Poppies are Go

Tomorrow is Armistice Day. The Queen of England and the United Kingdom – Elizabeth II – will lay a wreath on the monument in central London dedicated to all the British and Commonwealth men and women who lost their lives in two world wars and subsequent conflicts. Politicians will genuflect. Bands will play big music, regiments of soldiers will parade. It will all be on radio and TV. Millions of us will pin a poppy to our lapel or blouse. And we will all remember.

What? What will we be remembering? I’m going to say something which is likely to be unpopular. But I think that in the time of Brexit and Donald Trump it needs saying more than ever. What exactly will we all be remembering? And having remembered, then what?

Will we be remembering the men and women of the enemy armed forces – the Germans, the Italians etc. – who were also persuaded and coerced by dictators and politicians into giving up their lives and limbs – ‘in the service of their country’? Their families too were ripped asunder, their children too were rendered fatherless. Will we be remembering those awful lines of Wilfred Owen, the man from Shropshire, who served in the First World War, who won the Military Cross and who was killed in Northern France one week before the Armistice was signed?

“If you could hear, at every jolt, the blood
Come gargling from the froth-corrupted lungs
Obscene as cancer, bitter as the cud
Of vile, incurable sores on innocent tongues,-
My friend, you would not tell with such high zest
To children ardent for some desperate glory,
The old Lie: Dulce et decorum est
Pro patria mori.”

And if there are those who don’t know the English for the ‘old lie’ – it’s a quote from the Greek poet Horace – “It is sweet and fitting to die for one’s country.” I don’t think that needs further comment.

Were it possible to ask any of those who were put through the hell of that and subsequent wars, how best should later generations remember them, I suspect the answer would be, “Make sure, for God’s sake, you don’t ever do this again.”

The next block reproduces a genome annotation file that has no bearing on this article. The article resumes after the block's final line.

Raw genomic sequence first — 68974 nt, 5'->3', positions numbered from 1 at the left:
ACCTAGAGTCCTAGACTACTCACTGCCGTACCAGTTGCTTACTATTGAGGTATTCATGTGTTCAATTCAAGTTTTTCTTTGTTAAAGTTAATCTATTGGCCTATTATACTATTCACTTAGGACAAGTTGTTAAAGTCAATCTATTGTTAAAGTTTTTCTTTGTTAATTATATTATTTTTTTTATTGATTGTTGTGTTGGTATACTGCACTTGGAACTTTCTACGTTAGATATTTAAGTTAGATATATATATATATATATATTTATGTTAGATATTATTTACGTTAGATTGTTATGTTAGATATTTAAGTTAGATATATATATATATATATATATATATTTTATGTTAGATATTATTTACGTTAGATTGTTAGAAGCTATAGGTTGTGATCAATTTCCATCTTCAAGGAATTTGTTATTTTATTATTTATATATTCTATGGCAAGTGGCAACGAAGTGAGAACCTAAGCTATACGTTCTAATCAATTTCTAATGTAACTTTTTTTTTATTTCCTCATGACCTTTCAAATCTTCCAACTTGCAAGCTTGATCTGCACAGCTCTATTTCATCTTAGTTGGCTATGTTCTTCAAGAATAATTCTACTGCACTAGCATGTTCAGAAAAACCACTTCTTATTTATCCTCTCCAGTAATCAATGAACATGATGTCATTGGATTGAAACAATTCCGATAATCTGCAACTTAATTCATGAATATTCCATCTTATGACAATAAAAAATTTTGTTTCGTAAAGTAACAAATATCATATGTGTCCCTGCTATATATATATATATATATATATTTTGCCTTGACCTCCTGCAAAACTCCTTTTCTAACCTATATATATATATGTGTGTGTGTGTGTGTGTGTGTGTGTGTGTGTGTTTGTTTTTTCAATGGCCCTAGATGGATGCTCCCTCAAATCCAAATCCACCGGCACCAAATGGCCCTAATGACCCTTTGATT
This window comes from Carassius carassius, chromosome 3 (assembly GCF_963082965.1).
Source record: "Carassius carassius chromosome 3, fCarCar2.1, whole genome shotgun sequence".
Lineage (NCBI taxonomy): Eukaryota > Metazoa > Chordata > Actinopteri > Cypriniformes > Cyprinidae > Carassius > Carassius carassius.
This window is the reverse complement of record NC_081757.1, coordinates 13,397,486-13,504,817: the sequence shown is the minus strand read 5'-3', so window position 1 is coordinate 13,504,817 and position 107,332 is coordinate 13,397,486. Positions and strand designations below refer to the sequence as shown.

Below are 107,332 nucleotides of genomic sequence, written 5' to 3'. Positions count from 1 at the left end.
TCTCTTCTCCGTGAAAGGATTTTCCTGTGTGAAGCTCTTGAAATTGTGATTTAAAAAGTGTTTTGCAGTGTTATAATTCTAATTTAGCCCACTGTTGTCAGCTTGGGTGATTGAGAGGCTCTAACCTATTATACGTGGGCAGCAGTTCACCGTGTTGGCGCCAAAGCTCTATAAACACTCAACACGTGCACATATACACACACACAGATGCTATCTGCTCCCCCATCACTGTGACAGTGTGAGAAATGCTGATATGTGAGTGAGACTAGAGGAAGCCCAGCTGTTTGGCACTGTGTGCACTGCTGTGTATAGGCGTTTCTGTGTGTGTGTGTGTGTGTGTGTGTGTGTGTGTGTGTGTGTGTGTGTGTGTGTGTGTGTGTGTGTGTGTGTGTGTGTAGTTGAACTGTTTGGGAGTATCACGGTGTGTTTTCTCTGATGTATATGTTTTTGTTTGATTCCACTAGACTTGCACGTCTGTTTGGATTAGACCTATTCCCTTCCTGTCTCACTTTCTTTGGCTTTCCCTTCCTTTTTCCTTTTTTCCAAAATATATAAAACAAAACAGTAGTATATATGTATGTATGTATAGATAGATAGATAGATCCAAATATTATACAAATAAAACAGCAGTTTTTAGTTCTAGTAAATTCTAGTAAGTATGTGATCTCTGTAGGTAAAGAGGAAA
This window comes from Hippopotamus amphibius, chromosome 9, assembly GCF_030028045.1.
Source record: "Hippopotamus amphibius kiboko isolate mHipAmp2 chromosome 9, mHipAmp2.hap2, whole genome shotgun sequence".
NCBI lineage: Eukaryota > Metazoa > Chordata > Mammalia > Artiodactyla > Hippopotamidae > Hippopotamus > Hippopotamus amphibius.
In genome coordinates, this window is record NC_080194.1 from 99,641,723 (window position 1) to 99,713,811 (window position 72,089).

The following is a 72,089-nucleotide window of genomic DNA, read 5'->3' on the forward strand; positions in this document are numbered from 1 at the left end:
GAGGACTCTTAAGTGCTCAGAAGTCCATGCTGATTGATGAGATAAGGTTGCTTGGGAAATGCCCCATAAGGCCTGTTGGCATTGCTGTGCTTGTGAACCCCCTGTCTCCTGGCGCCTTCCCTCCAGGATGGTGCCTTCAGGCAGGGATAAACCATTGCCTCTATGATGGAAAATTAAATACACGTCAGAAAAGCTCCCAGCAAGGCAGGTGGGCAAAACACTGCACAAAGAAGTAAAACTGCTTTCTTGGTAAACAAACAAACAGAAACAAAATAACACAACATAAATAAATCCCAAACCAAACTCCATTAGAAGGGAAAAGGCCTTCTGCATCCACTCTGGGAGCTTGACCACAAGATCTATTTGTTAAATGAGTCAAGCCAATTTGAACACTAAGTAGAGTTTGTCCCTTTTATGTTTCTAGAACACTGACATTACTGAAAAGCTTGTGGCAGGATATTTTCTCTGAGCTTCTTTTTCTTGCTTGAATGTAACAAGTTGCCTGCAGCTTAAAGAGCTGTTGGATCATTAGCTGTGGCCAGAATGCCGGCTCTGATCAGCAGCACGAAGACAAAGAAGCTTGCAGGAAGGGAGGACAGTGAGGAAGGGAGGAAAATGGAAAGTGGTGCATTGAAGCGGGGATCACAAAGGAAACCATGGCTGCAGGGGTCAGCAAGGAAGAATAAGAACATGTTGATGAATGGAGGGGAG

Then look at us now. The anger, the cruelty, the xenophobia and the hate crimes are on the rise in Europe and the US. A resurgence of fascism, once regarded as a ludicrous proposition, is no longer ludicrous. As a race we seem to have forgotten. Except at this time in November when we remember. Anyone can. Pin a poppy on your jacket. Say a prayer on Armistice Day. It takes no time and no effort. And can be forgotten till next November.

Doing something about our own individual selves however, so that we don’t forget, so that we really do remember and learn the lesson those men and women who sacrificed their lives would have us learn is not easy. But if we want to survive as a species – and we’ve no reason to think we’re indispensable to the universe – that is what we have to do.

FINALLY – one of my Meditations which I include in this blog from time to time –

“The problems of our world stem not so much from our failure to act as though we – its peoples – are one, as from our failure to recognize that we – its peoples – are one.

judgement

We have, for millennia, accorded life-or-death importance to superficial differences which are of no more significance in the wider sweep of things than the mosquito on the back of the elephant. Thus we resist one of the most profound and uplifting truths of ourselves as human beings.

The time has come to put an end to this. Look into your brother’s eye, your sister’s eye and see there yourself.”

 

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About besonian

Writer, photographer, film director
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3 Responses to Poppies are Go

  1. Sue Vincent says:

    Well said, Jeff, particularly the first line of your meditation. If we could embrace the reality of that, perhaps we might remember that peace starts within too.

  2. Catherine says:

    Thanks for the Armenian link – very beautiful.
    Well you know, I think it is important to remember it all – and I did watch or listen too, a bit of the cenotaph service and I was completely blown away by the vast range of Commonwealth countries whose citizens fought for the Western Alliance or whatever is reasonable to call us. And I think that I did also try to remember all those who died – All Quiet on the West by Erich Maria Remarque made a big impression on me. Precious Human life is precious to whosoever it is…….I didn’t buy a poppy because the seller didn’t have any white ones. I never find the cenotaph ceremony particularly jingoistic – I think the range of participants brings home very powerful the horrific reality of war. And we have to keep on remembering, even though we see the butchery in the middle east and Africa daily in the news and are somehow inured to its meaning……. If it helps us remember at all that is good.

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